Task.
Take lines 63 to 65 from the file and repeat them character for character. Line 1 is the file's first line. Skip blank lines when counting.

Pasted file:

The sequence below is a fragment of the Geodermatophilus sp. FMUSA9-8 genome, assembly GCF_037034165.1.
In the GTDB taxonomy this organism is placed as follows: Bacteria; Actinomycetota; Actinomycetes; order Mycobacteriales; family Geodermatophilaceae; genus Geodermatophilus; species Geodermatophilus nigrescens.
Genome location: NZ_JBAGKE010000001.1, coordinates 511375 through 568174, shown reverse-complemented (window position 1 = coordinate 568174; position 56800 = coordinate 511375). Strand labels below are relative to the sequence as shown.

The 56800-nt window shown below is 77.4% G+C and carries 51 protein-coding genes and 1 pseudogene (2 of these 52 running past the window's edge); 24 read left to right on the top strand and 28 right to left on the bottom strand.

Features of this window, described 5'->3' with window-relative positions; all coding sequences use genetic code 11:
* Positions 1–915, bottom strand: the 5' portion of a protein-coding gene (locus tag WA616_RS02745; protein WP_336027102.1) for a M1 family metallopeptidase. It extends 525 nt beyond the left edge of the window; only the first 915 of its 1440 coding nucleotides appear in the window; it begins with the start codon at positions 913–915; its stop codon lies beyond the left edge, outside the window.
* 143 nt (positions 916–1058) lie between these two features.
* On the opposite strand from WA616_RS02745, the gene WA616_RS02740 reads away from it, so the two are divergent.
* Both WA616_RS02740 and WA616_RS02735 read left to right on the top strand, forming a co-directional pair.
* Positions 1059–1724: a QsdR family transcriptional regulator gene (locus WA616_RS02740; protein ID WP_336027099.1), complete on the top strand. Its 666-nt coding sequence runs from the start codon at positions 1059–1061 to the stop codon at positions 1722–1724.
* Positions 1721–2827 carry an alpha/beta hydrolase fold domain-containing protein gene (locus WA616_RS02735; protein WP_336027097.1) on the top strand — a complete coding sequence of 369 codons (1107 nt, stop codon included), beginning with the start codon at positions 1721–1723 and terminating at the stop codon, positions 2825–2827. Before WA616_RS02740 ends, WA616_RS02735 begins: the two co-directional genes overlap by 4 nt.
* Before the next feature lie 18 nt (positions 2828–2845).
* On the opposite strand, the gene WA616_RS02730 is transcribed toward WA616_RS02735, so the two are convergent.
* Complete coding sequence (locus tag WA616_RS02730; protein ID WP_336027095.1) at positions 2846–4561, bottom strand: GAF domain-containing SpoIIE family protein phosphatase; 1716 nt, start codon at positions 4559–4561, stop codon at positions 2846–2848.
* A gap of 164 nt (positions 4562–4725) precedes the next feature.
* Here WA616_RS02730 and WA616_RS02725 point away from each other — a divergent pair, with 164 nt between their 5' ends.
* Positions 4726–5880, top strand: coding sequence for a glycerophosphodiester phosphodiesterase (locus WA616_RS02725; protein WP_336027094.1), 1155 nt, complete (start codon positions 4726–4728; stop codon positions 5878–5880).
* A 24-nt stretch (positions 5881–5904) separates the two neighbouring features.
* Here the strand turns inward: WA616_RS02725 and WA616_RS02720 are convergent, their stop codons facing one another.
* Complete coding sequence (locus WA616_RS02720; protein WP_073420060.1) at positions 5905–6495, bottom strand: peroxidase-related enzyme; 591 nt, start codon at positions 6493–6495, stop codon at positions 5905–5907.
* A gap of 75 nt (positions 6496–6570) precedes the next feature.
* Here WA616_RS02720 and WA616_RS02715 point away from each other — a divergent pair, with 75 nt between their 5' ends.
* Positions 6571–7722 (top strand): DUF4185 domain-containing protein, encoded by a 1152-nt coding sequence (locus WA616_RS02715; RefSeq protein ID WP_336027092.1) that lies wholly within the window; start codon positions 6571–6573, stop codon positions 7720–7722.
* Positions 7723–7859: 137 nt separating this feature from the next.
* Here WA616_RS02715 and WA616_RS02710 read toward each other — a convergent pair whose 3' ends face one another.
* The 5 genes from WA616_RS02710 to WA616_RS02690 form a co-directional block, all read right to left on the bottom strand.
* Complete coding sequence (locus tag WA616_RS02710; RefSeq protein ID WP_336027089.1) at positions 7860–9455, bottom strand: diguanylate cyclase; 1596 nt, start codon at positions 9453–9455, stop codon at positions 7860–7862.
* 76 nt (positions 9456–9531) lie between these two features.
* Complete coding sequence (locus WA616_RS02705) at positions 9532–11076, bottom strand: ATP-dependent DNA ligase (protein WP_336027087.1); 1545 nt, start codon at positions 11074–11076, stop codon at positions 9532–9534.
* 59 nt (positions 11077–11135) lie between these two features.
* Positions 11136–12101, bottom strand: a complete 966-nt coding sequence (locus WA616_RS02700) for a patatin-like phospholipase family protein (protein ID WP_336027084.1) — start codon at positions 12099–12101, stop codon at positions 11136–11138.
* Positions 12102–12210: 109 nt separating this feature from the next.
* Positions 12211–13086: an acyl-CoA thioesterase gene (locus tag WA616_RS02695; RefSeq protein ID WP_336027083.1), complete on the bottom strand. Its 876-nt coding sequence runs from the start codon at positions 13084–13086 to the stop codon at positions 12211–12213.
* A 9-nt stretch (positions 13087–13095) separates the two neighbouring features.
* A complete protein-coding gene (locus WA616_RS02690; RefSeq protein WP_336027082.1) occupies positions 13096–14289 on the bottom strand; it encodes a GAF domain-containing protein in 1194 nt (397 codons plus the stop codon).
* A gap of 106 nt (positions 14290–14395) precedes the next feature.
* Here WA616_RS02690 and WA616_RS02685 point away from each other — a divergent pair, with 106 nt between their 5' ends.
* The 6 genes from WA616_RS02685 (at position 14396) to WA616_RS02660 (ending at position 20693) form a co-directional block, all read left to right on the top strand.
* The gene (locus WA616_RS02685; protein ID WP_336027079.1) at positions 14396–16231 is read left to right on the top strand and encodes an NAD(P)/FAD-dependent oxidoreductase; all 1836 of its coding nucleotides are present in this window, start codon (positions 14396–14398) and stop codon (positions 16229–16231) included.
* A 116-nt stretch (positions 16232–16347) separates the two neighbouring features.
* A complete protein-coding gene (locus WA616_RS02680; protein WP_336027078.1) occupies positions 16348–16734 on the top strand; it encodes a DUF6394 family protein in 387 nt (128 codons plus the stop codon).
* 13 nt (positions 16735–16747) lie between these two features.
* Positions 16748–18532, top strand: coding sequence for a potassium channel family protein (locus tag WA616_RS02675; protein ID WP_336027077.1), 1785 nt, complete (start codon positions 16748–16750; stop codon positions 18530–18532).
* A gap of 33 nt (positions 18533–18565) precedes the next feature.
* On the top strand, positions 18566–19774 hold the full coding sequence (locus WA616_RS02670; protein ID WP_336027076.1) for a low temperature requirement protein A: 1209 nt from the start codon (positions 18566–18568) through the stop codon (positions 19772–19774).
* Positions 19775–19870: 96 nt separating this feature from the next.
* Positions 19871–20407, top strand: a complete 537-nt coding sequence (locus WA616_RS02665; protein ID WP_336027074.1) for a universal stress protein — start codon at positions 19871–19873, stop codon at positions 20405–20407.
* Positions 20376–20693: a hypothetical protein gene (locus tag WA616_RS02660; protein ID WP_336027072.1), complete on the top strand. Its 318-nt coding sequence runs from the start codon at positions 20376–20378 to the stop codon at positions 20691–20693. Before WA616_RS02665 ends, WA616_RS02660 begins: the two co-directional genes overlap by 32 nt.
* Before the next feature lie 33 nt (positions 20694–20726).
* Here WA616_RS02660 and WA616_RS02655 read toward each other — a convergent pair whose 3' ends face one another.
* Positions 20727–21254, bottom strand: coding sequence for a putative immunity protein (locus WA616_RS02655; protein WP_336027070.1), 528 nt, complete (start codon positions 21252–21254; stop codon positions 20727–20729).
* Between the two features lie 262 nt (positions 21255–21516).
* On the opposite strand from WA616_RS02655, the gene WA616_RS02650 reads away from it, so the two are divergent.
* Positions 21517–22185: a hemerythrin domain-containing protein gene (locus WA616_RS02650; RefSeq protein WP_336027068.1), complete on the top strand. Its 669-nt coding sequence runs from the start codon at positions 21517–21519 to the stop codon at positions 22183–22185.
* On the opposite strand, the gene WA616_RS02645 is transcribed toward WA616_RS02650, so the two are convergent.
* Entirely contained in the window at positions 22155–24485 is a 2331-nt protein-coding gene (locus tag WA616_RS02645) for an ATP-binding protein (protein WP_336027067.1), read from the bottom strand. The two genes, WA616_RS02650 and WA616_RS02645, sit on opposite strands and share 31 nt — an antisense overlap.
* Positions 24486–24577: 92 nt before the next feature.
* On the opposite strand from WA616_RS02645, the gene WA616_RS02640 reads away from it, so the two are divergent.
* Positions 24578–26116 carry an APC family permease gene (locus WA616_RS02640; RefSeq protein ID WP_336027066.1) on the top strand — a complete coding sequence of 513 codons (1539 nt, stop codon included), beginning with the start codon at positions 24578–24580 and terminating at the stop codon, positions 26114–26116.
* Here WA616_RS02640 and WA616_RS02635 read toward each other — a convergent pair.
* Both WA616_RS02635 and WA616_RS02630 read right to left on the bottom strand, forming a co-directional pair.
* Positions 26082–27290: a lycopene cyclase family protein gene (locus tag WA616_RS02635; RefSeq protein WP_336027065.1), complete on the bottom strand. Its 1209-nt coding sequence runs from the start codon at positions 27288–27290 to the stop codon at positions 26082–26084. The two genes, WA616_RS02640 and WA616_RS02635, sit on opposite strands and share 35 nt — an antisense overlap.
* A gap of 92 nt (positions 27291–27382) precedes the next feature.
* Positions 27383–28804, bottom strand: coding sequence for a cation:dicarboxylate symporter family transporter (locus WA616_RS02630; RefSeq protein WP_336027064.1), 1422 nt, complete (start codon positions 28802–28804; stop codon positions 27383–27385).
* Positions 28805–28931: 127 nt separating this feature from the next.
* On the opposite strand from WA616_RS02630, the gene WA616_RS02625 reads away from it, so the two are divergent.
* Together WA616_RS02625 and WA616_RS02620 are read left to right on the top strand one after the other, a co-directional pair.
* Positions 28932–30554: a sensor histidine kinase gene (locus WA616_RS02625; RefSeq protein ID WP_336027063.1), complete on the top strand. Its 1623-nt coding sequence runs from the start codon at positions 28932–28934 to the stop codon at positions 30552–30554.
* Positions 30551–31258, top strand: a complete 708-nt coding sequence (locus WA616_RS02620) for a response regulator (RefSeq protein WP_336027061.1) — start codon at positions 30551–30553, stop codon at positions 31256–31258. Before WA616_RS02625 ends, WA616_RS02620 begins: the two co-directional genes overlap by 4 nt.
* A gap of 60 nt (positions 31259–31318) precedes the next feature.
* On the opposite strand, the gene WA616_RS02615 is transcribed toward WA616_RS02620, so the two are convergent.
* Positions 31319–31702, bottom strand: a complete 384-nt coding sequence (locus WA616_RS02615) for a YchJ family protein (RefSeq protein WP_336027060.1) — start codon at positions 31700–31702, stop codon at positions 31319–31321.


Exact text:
* A gap of 92 nt (positions 27291–27382) precedes the next feature.
* Positions 27383–28804, bottom strand: coding sequence for a cation:dicarboxylate symporter family transporter (locus WA616_RS02630; RefSeq protein WP_336027064.1), 1422 nt, complete (start codon positions 28802–28804; stop codon positions 27383–27385).
* Positions 28805–28931: 127 nt separating this feature from the next.